Now how predictable was that! All the paeans to Maradona for his non-existent coaching skills (see Rob Hughes’s open letter in the NYT today) have proved to be, well, embarrassing. With no tactical flexibility, let alone a Plan B, the Argentines in the second half kept pushing through the German middle and running, time after time, into Schweinsteiger and Khedira. Everyone—and I mean everyone—except Maradona could have foreseen Germany playing with two holding midfielders who would constrict the space for Messi, thereby completely undoing Argentina's obsolescent diamond-shaped midfield. And the Argentine defense was playing with all the mental presence of a decapitated fly. Good as the Germans are (and they are getting better with every game), Maradona had no idea what was happening to him nor what to do to stop it. The way Schweinsteiger danced all over the Argentine box (mainly around forwards) was symptomatic of their performance—wooden legs all around. Maradona's paralysis toward the end of the game, the face of a man unable to think of a solution, his jaw clenched, self-handcuffed with a rosary, was downright pathetic. Who is he going to blame for this catastrophe? Journalists? Jesus? Himself? Somehow, I don't think he'll blame himself. So it’s between journalists and Jesus. I would blame Jesus.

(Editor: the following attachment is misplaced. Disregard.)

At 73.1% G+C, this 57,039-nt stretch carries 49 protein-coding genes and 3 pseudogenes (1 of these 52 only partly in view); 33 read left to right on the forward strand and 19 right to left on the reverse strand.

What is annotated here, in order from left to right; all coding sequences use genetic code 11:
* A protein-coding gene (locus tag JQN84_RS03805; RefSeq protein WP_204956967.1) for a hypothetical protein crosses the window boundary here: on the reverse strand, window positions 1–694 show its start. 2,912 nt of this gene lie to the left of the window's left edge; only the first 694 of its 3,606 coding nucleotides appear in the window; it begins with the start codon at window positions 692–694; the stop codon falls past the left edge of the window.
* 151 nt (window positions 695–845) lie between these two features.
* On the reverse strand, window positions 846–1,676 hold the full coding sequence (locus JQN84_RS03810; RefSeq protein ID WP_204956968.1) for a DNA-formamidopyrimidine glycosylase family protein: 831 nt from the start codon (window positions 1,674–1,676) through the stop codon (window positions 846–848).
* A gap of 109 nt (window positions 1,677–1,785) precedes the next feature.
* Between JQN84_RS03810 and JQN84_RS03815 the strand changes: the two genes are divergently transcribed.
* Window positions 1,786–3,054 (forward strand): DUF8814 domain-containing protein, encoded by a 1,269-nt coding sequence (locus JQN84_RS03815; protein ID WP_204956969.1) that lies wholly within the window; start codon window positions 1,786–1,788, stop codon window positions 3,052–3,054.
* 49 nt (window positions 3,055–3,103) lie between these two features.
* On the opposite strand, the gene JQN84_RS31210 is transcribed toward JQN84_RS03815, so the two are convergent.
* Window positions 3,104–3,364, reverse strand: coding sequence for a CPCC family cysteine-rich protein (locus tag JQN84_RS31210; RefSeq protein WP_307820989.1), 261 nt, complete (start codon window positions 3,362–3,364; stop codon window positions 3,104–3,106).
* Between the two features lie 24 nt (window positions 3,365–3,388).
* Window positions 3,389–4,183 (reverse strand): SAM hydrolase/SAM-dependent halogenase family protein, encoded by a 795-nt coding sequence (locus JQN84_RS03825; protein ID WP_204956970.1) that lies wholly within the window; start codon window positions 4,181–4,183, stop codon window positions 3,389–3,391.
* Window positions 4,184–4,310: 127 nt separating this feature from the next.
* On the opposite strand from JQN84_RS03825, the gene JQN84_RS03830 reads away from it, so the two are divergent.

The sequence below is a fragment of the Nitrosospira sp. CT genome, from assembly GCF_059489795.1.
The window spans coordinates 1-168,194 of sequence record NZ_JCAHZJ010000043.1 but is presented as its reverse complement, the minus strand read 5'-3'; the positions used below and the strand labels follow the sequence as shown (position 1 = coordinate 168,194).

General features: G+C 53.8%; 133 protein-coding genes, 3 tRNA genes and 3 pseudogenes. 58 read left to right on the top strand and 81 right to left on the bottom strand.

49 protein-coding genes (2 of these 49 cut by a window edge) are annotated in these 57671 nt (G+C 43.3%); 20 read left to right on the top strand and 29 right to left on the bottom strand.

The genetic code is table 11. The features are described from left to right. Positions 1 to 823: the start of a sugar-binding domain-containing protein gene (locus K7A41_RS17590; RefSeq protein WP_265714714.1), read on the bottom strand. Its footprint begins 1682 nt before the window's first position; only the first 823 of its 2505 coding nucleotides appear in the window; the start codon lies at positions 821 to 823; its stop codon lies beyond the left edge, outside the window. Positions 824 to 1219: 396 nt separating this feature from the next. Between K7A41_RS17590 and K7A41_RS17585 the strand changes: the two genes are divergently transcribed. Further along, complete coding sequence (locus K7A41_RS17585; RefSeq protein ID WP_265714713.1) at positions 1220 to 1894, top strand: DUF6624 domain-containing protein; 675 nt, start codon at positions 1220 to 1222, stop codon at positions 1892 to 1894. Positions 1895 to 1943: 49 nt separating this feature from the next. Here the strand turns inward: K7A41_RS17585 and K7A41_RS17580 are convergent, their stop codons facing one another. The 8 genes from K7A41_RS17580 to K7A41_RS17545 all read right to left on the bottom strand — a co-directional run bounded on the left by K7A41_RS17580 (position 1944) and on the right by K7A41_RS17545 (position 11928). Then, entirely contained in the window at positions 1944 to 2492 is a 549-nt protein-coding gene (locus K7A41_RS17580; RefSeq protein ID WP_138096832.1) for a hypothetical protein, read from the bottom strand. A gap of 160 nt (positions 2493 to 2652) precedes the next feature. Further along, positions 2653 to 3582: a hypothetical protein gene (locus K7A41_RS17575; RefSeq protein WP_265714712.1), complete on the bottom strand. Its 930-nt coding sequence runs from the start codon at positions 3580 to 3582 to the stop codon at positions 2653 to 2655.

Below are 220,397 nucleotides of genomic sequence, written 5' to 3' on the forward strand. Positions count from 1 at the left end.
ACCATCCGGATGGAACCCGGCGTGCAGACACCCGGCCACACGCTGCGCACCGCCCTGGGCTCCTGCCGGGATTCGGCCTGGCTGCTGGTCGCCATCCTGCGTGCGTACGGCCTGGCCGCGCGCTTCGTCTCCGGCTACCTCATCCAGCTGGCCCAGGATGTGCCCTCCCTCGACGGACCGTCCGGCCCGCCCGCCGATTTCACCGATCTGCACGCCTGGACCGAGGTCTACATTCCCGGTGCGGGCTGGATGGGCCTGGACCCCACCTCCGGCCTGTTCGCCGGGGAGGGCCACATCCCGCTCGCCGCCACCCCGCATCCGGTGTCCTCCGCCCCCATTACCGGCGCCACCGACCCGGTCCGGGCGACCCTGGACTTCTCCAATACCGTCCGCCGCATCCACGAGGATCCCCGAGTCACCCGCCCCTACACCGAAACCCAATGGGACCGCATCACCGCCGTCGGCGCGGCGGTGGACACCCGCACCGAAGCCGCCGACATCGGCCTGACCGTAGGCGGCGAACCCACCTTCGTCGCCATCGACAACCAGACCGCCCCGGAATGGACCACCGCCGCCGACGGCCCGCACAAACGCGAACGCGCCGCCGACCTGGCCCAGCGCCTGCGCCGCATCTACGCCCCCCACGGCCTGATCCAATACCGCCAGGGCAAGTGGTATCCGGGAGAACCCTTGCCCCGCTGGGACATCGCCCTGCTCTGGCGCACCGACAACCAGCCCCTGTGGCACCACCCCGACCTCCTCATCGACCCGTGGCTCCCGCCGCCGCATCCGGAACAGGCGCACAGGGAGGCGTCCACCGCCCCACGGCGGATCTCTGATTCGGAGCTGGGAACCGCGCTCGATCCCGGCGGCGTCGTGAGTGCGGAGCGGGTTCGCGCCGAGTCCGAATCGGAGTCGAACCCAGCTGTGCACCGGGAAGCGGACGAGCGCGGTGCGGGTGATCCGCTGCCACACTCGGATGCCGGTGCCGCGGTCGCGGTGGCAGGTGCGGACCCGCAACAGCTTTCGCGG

Aleksander Hemon is the author, most recently, of The Book of My Lives and The Matters of Life, Death, and More: Writing on Soccer.